The Néel temperature depends on the interlayer coupling and therefore is not expected to be dominated by the charge distribution in the CuO2 plane. For example, YBa2Cu3O6 has a higher TN than Pr2CuO4 and La2CuO4. It would be interesting, however, to find out how the exchange coupling (J) changes along the parent line. Recently, there have been contradicting reports regarding J in the cuprates57,58,59. Mallet et al.58 found no correlation between J and Tc,max in R(Ba, Sr)2Cu3Oy, while Wulferding et al.57 claimed that J is correlated with Tc,max in (CaxLa1−x)(Ba1.75−xLa0.25+x)Cu3O6+y, which was later questioned by Tallon59.

Structural parameters of the CuO2 plane such as distances, buckling, or disorder appear to show no clear trend with respect to nd and np. However, the apical oxygen distance from the CuO2 plane increases as one follows the parent line beginning from low np, similar to the maximum possible Tc. This behaviour and the concomitant change in density of states of Cu 4s was noted before60.

Pressure applied to underdoped cuprates usually increases Tc, while the structural changes to even hydrostatic pressure can be complicated61. For example, specifically strained HgBa2CuO4+δ can have almost identical CuO6 octahedra as La2−xSrxCuO4, however, the large difference in their Tc values remains62. This might be related to the different values of nd and np for these families. As a result of recent progress in anvil cell NMR63,64, it is now possible to study cuprates at high pressures also with NMR65, and it was found that the Cu splitting increases with pressure indicating changes in the planar hole contents66. However, single-crystal studies are necessary and ongoing efforts by our group aim at providing a quantitative measure of the local charge distribution as a function of pressure.

Another important issue concerns the heterogeneity of the cuprates. We know from NMR that the static charge and spin density can vary drastically within the CuO2 plane, in particular between different cuprate families67. For example, the charge density in terms of the total doping x may easily vary by Δx≈0.05 (refs 32, 68, 69). Since Tc is not in a simple relation to this static inhomogeneity, only the average nd and np appear to matter. From this, one would conclude that inhomogeneity is either not important for the maximum Tc, or it is ubiquitous and dynamically averaged for NMR, depending on the chemical environment.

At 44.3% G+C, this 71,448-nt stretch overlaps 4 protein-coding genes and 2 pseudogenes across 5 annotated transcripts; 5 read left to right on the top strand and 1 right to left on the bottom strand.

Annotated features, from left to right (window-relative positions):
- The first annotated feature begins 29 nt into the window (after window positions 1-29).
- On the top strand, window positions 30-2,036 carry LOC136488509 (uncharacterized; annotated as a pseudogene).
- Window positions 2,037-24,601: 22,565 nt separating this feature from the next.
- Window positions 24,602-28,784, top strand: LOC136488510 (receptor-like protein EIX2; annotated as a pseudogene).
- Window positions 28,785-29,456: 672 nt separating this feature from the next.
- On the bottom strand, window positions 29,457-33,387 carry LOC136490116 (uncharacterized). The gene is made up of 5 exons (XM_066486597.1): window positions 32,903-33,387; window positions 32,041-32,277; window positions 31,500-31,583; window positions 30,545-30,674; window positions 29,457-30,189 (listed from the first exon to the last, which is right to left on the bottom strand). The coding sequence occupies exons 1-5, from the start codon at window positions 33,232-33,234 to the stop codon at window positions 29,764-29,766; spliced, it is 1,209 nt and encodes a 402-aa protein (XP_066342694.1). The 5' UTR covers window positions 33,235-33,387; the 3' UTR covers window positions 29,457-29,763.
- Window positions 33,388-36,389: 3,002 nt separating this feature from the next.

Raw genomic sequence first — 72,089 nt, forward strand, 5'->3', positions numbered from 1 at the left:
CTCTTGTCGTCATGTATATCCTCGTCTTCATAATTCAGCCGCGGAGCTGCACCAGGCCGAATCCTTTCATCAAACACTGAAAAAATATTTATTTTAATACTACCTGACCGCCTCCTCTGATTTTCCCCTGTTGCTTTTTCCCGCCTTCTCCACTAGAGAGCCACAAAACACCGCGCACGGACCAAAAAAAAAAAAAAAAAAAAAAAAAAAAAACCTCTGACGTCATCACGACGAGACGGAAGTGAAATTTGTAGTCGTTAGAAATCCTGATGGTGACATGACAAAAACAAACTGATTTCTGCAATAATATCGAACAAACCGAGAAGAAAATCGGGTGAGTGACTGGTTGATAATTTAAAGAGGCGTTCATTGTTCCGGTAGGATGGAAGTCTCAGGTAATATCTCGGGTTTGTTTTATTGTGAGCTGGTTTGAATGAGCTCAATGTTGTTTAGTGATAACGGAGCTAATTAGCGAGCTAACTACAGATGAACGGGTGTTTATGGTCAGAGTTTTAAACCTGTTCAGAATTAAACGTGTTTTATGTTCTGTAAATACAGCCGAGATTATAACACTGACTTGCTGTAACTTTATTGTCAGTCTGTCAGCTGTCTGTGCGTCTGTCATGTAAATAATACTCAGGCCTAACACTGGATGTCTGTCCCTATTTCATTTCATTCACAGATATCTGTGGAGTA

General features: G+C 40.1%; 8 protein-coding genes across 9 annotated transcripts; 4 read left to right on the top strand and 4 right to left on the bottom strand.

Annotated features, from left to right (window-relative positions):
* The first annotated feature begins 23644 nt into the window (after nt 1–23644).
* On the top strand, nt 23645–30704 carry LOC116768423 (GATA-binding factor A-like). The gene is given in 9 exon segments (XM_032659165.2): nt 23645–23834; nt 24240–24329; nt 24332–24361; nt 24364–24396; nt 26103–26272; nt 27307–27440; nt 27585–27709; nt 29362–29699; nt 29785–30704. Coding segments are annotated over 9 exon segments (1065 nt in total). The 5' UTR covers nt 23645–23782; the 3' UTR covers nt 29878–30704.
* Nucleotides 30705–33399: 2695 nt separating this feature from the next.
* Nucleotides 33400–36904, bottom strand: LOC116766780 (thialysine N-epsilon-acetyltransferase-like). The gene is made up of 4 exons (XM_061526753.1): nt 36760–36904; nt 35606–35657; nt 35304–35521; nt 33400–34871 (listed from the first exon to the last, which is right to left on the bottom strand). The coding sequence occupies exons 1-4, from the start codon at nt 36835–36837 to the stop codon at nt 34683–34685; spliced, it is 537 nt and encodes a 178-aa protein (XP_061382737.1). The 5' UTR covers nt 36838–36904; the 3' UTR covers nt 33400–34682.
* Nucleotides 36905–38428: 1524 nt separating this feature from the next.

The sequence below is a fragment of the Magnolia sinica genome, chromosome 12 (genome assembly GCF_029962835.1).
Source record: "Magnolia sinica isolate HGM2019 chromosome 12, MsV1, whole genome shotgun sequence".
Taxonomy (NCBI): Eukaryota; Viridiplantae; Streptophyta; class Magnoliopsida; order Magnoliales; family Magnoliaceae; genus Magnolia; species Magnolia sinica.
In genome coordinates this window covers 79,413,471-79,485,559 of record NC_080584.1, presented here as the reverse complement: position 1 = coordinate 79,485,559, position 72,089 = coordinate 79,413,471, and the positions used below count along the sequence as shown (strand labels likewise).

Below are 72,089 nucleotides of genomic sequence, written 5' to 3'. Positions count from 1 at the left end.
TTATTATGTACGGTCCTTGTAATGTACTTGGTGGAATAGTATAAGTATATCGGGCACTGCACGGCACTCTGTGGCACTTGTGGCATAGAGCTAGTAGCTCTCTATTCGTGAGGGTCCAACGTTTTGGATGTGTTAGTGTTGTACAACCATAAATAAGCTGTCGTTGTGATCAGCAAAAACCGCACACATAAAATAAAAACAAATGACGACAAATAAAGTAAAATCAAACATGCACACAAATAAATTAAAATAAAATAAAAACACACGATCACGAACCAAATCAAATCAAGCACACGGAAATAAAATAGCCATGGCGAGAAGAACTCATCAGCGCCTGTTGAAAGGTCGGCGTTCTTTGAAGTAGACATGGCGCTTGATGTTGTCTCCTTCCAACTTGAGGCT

To conclude, NMR measures the charge distribution in the bonding orbitals in the CuO2 plane quantitatively, and since it reproduces the Uemura plot, that is, it finds the same ordering of families with respect to their maximum Tc, we now have material chemistry parameters that are responsible for setting the highest Tc and superfluid density. These findings inspired a different perspective on the cuprate phase diagram and it is likely that the complex cuprate properties might be better understood when discussed in the context of the charge distribution in the CuO2 plane.

Additional information

How to cite this article: Rybicki, D. et al. Perspective on the phase diagram of cuprate high-temperature superconductors. Nat. Commun. 7:11413 doi: 10.1038/ncomms11413 (2016).